In summary, al-Qaeda Central’s senior leaders seek to kill as many citizens as possible in the non-Muslim majority countries they don’t like, particularly the United States and its Western allies. AQ Central’s senior leaders choose their physical targets and means of attack overseas based on opportunity and policy impact. High body counts are welcome. They sanction these attacks for a variety of strategic reasons, the main one being that they want to pressure the US and its Western allies to reduce their influence in Muslim-majority countries so that it will be easier to establish Islamic states.
It is hard to imagine a more virulent current in the jihadi movement than that of al-Qaeda Central’s senior leaders. Anyone with a desire or capability of moderating that organization was pushed out long ago. AQ Central may have moderated in how it conducts itself in Muslim-majority countries, but it certainly hasn’t moderated toward the United States, which is what has to be uppermost in the minds of US government counter-terrorism policymakers.
In a fortuitous coincidence, the journal International Security not only published two articles addressing this very issue, but have made them available free to the public. As editor of the journal, Sean Lynn-Jones, describes them:
In “Targeting Top Terrorists: How Leadership Decapitation Contributes to Counterterrorism,” Bryan Price, who will soon join the Combating Terrorism Center at the U.S. Military Academy, analyzed the effects of leadership attacks on 207 terrorist groups from sixty-five countries between 1970 and 2008. Price argues that the health of a terrorist organization is tied closely to the strength of its leadership. Removal of a charismatic leader can undermine a terrorist organization. In addition, leadership succession poses particular challenges in secretive organizations that do not institutionalize their operations or train lower-level leaders to assume control. Price finds that killing or capturing the leaders of a group significantly increases the probability that the group will collapse or dissolve, although the organization may endure for several years. This effect was much stronger for new groups; groups that have existed for twenty years are much more likely to survive the killing of their leaders. One of Price’s most important findings is that religious terrorist groups were almost five times more likely to end than nationalist groups after having their leaders killed.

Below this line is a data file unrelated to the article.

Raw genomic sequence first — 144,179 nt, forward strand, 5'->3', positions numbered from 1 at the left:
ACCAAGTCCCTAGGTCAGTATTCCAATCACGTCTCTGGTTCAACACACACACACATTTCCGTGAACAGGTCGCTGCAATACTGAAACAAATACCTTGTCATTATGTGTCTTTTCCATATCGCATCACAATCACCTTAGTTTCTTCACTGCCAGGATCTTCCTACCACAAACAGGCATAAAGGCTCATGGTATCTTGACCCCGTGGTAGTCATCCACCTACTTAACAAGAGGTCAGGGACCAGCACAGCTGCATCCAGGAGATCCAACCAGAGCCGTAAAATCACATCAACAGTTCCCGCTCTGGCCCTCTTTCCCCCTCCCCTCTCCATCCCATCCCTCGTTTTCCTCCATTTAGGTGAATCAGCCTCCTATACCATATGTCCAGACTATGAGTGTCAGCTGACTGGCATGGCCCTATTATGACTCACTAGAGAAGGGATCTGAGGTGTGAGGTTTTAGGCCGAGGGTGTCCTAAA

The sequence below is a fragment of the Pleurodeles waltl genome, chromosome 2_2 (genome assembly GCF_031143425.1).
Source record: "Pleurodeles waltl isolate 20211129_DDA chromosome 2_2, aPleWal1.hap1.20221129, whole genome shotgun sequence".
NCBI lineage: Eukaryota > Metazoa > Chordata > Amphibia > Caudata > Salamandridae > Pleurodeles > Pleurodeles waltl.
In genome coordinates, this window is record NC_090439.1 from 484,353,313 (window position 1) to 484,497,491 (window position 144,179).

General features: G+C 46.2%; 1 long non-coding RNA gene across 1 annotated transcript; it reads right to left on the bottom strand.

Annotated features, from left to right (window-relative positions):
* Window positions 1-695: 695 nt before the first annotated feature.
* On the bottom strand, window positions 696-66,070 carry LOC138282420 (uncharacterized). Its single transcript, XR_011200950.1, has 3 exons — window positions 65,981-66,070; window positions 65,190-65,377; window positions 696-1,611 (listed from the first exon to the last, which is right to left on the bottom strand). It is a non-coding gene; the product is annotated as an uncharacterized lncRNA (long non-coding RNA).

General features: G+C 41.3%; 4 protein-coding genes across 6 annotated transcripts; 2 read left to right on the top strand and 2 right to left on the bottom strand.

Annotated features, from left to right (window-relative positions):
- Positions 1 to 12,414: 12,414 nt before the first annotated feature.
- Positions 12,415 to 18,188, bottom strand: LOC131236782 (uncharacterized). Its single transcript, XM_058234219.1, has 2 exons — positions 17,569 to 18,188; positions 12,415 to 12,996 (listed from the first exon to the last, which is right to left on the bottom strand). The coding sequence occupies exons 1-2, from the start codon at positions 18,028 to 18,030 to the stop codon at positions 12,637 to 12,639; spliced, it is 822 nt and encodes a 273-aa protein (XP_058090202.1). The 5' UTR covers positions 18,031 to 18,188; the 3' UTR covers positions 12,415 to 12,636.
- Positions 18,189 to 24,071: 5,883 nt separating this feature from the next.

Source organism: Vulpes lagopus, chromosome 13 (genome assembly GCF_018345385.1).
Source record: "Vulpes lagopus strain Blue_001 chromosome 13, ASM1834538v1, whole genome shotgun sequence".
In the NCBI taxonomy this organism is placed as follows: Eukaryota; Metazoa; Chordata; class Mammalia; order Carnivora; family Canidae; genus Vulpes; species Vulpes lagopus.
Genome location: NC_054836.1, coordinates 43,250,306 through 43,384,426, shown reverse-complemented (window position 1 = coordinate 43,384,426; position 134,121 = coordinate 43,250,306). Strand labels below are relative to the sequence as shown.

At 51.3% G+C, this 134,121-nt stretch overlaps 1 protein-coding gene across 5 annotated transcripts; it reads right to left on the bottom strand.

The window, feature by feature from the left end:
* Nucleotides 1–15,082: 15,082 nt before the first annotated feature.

Patrick Johnston, a former fellow in the Belfer Center’s International Security Program who is now at the RAND Corporation, considers whether leadership decapitation reduces the effectiveness of terrorist and insurgent groups. In “Does Decapitation Work? Assessing the Effectiveness of Leadership Targeting in Counterinsurgency Campaigns,” Johnston compares the consequences of 118 failed and successful attempts to kill top-level insurgent leaders. His study finds that removing the leaders of militant groups enables governments to defeat insurgencies more frequently, reduces the number of insurgent attacks, and diminishes levels of violence. Johnston points out that killing insurgent leaders does not guarantee success, but it increases the probability that governments will defeat insurgents by 25 to 30 percent. He also finds that killing leaders has a stronger effect than capturing them.
You can take or leave these different points of view. However, I believe they are all worth serious consideration.